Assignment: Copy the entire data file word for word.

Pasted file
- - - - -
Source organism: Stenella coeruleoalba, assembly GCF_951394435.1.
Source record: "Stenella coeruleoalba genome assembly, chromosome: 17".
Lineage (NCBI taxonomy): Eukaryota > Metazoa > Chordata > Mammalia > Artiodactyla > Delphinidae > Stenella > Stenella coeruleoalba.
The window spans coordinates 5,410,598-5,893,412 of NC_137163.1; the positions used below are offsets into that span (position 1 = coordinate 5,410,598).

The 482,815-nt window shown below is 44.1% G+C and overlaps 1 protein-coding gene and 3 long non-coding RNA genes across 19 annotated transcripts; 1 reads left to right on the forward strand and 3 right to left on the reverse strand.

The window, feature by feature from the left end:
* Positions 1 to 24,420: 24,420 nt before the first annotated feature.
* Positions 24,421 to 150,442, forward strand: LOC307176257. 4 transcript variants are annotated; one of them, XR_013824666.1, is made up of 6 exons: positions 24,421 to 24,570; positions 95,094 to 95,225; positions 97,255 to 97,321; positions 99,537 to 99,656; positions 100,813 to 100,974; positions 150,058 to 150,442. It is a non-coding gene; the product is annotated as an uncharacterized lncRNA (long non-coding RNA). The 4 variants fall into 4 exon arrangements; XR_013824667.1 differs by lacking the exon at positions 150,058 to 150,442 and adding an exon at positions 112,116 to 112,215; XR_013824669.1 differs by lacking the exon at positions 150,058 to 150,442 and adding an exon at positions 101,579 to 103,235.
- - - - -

Source organism: Stenella coeruleoalba, assembly GCF_951394435.1.
Source record: "Stenella coeruleoalba genome assembly, chromosome: 17".
Lineage (NCBI taxonomy): Eukaryota > Metazoa > Chordata > Mammalia > Artiodactyla > Delphinidae > Stenella > Stenella coeruleoalba.
The window spans coordinates 5,410,598-5,893,412 of NC_137163.1; the positions used below are offsets into that span (position 1 = coordinate 5,410,598).

The 482,815-nt window shown below is 44.1% G+C and overlaps 1 protein-coding gene and 3 long non-coding RNA genes across 19 annotated transcripts; 1 reads left to right on the forward strand and 3 right to left on the reverse strand.

The window, feature by feature from the left end:
* Positions 1 to 24,420: 24,420 nt before the first annotated feature.
* Positions 24,421 to 150,442, forward strand: LOC307176257. 4 transcript variants are annotated; one of them, XR_013824666.1, is made up of 6 exons: positions 24,421 to 24,570; positions 95,094 to 95,225; positions 97,255 to 97,321; positions 99,537 to 99,656; positions 100,813 to 100,974; positions 150,058 to 150,442. It is a non-coding gene; the product is annotated as an uncharacterized lncRNA (long non-coding RNA). The 4 variants fall into 4 exon arrangements; XR_013824667.1 differs by lacking the exon at positions 150,058 to 150,442 and adding an exon at positions 112,116 to 112,215; XR_013824669.1 differs by lacking the exon at positions 150,058 to 150,442 and adding an exon at positions 101,579 to 103,235.